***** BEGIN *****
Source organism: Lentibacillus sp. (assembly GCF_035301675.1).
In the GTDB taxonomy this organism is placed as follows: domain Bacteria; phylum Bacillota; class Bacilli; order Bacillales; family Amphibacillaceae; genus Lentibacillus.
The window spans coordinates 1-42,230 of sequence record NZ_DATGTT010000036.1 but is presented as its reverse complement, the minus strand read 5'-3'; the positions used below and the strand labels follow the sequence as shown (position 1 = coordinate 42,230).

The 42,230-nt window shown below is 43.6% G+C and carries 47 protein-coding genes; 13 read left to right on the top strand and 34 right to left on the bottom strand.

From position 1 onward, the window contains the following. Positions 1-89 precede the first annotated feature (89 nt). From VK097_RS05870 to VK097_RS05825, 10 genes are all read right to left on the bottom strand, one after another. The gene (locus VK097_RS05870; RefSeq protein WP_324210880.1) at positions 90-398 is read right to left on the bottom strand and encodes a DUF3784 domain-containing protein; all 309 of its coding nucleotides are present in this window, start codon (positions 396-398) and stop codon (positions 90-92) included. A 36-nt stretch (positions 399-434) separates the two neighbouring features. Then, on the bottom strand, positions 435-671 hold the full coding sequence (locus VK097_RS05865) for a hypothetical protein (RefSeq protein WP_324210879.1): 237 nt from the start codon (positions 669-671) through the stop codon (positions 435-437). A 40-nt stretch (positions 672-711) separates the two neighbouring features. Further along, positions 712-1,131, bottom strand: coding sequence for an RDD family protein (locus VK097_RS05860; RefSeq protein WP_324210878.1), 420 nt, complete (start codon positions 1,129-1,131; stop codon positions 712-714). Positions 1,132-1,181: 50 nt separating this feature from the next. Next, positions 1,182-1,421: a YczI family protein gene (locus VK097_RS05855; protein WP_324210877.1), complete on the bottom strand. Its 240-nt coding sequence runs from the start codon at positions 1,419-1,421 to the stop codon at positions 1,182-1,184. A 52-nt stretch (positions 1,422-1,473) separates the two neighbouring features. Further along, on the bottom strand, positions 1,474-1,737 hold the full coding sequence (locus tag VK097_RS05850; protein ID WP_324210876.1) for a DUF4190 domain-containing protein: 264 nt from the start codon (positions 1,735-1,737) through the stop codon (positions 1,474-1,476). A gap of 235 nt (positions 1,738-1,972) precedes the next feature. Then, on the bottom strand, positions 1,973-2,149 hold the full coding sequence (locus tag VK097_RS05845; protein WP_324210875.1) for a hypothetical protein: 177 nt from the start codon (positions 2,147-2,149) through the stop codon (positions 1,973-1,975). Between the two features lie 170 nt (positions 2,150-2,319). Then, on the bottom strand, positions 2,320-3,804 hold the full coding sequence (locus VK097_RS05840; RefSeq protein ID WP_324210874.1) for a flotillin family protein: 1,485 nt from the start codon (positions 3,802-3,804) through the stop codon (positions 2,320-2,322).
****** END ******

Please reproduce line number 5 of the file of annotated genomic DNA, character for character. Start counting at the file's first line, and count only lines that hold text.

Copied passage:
From position 1 onward, the window contains the following. Positions 1-89 precede the first annotated feature (89 nt). From VK097_RS05870 to VK097_RS05825, 10 genes are all read right to left on the bottom strand, one after another. The gene (locus VK097_RS05870; RefSeq protein WP_324210880.1) at positions 90-398 is read right to left on the bottom strand and encodes a DUF3784 domain-containing protein; all 309 of its coding nucleotides are present in this window, start codon (positions 396-398) and stop codon (positions 90-92) included. A 36-nt stretch (positions 399-434) separates the two neighbouring features. Then, on the bottom strand, positions 435-671 hold the full coding sequence (locus VK097_RS05865) for a hypothetical protein (RefSeq protein WP_324210879.1): 237 nt from the start codon (positions 669-671) through the stop codon (positions 435-437). A 40-nt stretch (positions 672-711) separates the two neighbouring features. Further along, positions 712-1,131, bottom strand: coding sequence for an RDD family protein (locus VK097_RS05860; RefSeq protein WP_324210878.1), 420 nt, complete (start codon positions 1,129-1,131; stop codon positions 712-714). Positions 1,132-1,181: 50 nt separating this feature from the next. Next, positions 1,182-1,421: a YczI family protein gene (locus VK097_RS05855; protein WP_324210877.1), complete on the bottom strand. Its 240-nt coding sequence runs from the start codon at positions 1,419-1,421 to the stop codon at positions 1,182-1,184. A 52-nt stretch (positions 1,422-1,473) separates the two neighbouring features. Further along, on the bottom strand, positions 1,474-1,737 hold the full coding sequence (locus tag VK097_RS05850; protein ID WP_324210876.1) for a DUF4190 domain-containing protein: 264 nt from the start codon (positions 1,735-1,737) through the stop codon (positions 1,474-1,476). A gap of 235 nt (positions 1,738-1,972) precedes the next feature. Then, on the bottom strand, positions 1,973-2,149 hold the full coding sequence (locus tag VK097_RS05845; protein WP_324210875.1) for a hypothetical protein: 177 nt from the start codon (positions 2,147-2,149) through the stop codon (positions 1,973-1,975). Between the two features lie 170 nt (positions 2,150-2,319). Then, on the bottom strand, positions 2,320-3,804 hold the full coding sequence (locus VK097_RS05840; RefSeq protein ID WP_324210874.1) for a flotillin family protein: 1,485 nt from the start codon (positions 3,802-3,804) through the stop codon (positions 2,320-2,322).